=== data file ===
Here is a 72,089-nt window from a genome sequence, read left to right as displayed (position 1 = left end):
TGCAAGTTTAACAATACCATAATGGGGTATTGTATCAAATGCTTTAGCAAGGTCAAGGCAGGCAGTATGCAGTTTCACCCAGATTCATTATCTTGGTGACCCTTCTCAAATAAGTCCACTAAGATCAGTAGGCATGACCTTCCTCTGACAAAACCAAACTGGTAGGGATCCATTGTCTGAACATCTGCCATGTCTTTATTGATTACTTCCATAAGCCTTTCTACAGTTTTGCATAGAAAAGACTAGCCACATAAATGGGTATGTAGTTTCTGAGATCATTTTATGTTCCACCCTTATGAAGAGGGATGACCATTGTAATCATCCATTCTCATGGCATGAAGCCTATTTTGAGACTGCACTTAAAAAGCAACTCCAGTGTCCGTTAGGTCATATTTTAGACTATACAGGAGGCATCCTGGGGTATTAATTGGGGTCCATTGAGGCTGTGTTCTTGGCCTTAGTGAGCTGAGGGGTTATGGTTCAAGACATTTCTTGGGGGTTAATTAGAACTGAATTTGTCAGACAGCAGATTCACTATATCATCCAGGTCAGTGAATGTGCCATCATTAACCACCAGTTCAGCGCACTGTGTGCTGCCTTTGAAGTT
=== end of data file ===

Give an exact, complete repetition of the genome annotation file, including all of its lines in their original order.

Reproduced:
Here is a 72,089-nt window from a genome sequence, read left to right as displayed (position 1 = left end):
TGCAAGTTTAACAATACCATAATGGGGTATTGTATCAAATGCTTTAGCAAGGTCAAGGCAGGCAGTATGCAGTTTCACCCAGATTCATTATCTTGGTGACCCTTCTCAAATAAGTCCACTAAGATCAGTAGGCATGACCTTCCTCTGACAAAACCAAACTGGTAGGGATCCATTGTCTGAACATCTGCCATGTCTTTATTGATTACTTCCATAAGCCTTTCTACAGTTTTGCATAGAAAAGACTAGCCACATAAATGGGTATGTAGTTTCTGAGATCATTTTATGTTCCACCCTTATGAAGAGGGATGACCATTGTAATCATCCATTCTCATGGCATGAAGCCTATTTTGAGACTGCACTTAAAAAGCAACTCCAGTGTCCGTTAGGTCATATTTTAGACTATACAGGAGGCATCCTGGGGTATTAATTGGGGTCCATTGAGGCTGTGTTCTTGGCCTTAGTGAGCTGAGGGGTTATGGTTCAAGACATTTCTTGGGGGTTAATTAGAACTGAATTTGTCAGACAGCAGATTCACTATATCATCCAGGTCAGTGAATGTGCCATCATTAACCACCAGTTCAGCGCACTGTGTGCTGCCTTTGAAGTT